The success of these two standards has been measured by studies of shifts in production toward less-ignitable materials.(2) Composite indices of the susceptibility to smoking-material ignitions for upholstered furniture and mattresses in use declined 18.4 percent and 36.1 percent, respectively, from 1980 to 1984, compared to declines of 37.8 percent and 35.1 percent, respectively, in the number of residential structure fires that began with ignition of these two types of items per billion cigarettes consumed. This means that the ignitability indices match the decline in mattress fire rates quite well and the decline in upholstered furniture fire rates less well.

Forecasting civilian deaths

Forecasts based on these patterns show that, although continued decreases in fires per billion cigarettes consumed were expected, these would be largely balanced by expected increases in civilian deaths per thousand fires involving smoking materials. This meant that civilian fire deaths due to smoking-material ignitions were forecast to be primarily a function of changes in cigarette consumption, because the rate of change in civilian deaths per billion cigarettes consumed was forecast to be less than 1 percent per year, based on 1980 to 1984 data.

These forecasts can now be checked against 11 years of actual fire experience. Combining these 11 years, the 1984 to 1995 net decline in cigarette consumption was 19 percent. The predicted net decline in civilian deaths from 1984 to 1995 would be 30 percent, a 19 percent decline plus 11 years of additional 1-percent-a-year drops due to projected declines in deaths per billion cigarettes consumed. And there actually was a 30 percent decrease from 1984 to 1995.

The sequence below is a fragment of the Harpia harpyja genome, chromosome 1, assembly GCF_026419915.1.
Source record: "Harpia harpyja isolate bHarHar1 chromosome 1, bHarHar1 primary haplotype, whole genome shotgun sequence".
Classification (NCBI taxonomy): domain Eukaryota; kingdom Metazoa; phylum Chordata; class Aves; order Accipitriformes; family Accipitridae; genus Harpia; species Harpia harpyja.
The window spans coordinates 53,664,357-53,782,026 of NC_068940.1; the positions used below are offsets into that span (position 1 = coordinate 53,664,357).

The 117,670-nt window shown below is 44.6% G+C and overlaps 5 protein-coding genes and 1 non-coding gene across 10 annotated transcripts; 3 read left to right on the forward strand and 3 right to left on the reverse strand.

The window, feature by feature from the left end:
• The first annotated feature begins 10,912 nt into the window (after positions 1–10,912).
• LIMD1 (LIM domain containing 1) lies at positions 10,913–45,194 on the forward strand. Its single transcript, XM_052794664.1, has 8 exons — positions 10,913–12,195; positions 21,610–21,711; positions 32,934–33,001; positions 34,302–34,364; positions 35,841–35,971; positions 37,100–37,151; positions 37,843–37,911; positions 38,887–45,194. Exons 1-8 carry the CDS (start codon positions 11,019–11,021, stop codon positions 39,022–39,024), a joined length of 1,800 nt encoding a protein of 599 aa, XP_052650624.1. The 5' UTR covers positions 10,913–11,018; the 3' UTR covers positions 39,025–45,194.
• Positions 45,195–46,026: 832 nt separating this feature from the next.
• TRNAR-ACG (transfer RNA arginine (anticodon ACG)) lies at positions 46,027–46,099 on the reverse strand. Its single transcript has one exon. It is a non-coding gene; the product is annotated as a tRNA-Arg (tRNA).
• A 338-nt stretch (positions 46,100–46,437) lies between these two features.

In 1988, fire deaths were well above the forecast. In 1991, they were well below the forecast; and since 1988, except for 1991 and 1995, they've been consistently below the forecast by a slowly growing margin. Overall, the forecast has been a somewhat accurate guide to actual fire experience, although it's often predicted a smoother and less dramatic decline than actual fire experience has shown. In 1995, forecast and reality matched nearly exactly.

Of course, it's too soon to conclude that reductions in cigarette consumption are enough to produce continued declines in fire deaths. Other major changes-altering careless smoking behavior and creating smoking materials that are less likely to ignite other items-may be key elements in reducing the largest part of the civilian fire death problem.

Patterns for victims of smoking-material fires